Patrick Tignyemb of Chippa United attempts to stop Sundowns' Gaston Sirino's penalty during their Telkom Knockout quarter-final clash at the Nelson Mandela Bay Stadium in Port Elizabeth on Sunday. Photo: Deryck Foster/BackpagePix

PORT ELIZABETH – Pitso Mosimane couldn’t stand his team’s penalty shootouts in the Telkom Knockout quarter-finals, walking down the tunnel before his Mamelodi Sundowns’ team converted their spot-kicks 4-3 against Chippa United to progress to the semi-final of the competition, where they’ll play Golden Arrows.

The Brazilians finished today’s match 2-2 in extra time with the Chilli Boys at Nelson Mandela Bay Stadium on Sunday afternoon.

With his counterpart, the Kaizer Chiefs’ coach, Ernst Middendorp here to watch Chippa ahead their Premiership clash on Wednesday, Sundowns’ coach Mosimane had ample reason to progress to the semi-final of the Telkom Knockout competition.

The two teams might meet on the final as Chiefs will meet Maritzburg United.

Mosimane and Middendorp were on each other’s neck in the last two weeks, the former citing that Amakhosi have been beneficiaries of poor officiating in the recent matches, hence they are sitting comfortably summit of the Premiership standings with 22 points, five adrift the Brazilians.

Despite the provocation, Middendorp kept his cool, defeating arch-rivals Orlando Pirates in the Telkom Knockout quarter-final clash 4-2 on the lottery of penalty shootouts after the match had ended 2-2 at the Moses Mabhida Stadium on Saturday afternoon.

The chances of Mosimane scheduling another meeting with Middendorp this year, looked to have suffered a blow from outset as the Chilli Boys struck first from a well taken goal by Augustine Kwem.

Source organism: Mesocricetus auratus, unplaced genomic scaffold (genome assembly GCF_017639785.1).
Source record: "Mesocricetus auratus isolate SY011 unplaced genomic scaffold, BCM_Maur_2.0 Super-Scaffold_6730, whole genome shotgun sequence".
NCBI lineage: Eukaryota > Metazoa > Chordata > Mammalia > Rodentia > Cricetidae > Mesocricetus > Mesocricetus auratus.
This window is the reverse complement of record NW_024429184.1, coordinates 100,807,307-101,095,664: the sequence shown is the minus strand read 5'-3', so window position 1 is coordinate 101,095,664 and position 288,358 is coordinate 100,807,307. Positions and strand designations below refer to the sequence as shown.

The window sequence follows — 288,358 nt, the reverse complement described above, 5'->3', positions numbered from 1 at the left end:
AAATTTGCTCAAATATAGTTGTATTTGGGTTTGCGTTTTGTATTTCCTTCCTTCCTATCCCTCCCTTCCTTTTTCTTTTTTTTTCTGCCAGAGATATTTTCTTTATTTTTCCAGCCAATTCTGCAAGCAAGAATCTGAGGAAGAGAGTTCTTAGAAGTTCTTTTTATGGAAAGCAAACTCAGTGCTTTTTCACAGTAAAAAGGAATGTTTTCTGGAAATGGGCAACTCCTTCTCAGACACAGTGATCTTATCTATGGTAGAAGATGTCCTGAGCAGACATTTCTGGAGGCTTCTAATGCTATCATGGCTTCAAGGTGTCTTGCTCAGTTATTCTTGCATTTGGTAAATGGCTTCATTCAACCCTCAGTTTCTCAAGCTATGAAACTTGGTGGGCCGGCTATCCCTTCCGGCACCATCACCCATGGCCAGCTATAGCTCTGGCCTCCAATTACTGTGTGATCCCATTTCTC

Inside Sundowns’ final third, Tercious Malepe dispossessed Sibusiso Vilakazi before setting-up an unmarked Kwem, who easily slotted past a helpless Denis Onyango.

The Brazilians continue to huff and puff in search of an equaliser, but the South American front trio – Ali Meza, Mauricio Affonso and Gaston Sirino – couldn’t seamlessly click in front of goal.

In his first start of the season, Affonso had a chance to grab his fourth goal of the season, however, he just seemed inactive on the day.

In the later stages of the first stanza, Tebogo Langerman sent a telling cross inside the box but Patrick Tingyemb, inside the box, misjudged the ball before, an unmarked, Affronso skied his header into the stands.

Another South American, Sirino, nearly brought his team back to the game, but, he was also unfortunate, his shot taking a deflecting before coming off the woodwork, with Tingyemb flat-footed,

While the Brazilians couldn’t find a finishing the footing in front of goal, Norman Mapeza’s men had a direct approach when they were in possession.

Onyango, however, came to his team’s rescue a number of times but it was his one-on-one duel with Lehlogonolo Masalesa that kept the score-line a bit respective heading to half-time.

The Brazilians grabbed the game by the scruff of the neck in the second half, equalising five minutes after the restart of play.

Substitute Phakamani Mahlambi, who had replaced Meza, made an instant contribution, winning a penalty for his team after he was fouled inside the box by Kelvin Moyo.

Having been found by a telling ball inside Sundowns’ box, Silas Maziya laced home a curler that rolled into Onyango bottom’s bottom corner.

Sundowns had a response, soon after. Sirino grabbed his brace, and an equaliser, following a blunder from Tingyemb, who’s butter-fingers put the ball at the feet of the American.

But that score-line ensured that the two teams went into extra-time, a period that saw Tercious Malepe getting his marching orders for his altercation with the referee, Luxolo Badi, before the match went to penalty shootouts.

Sundowns were the most accurate, converting four of their five kicks, while Chippa put pas three behind Onyango.

@Mihlalibaleka

IOL Sport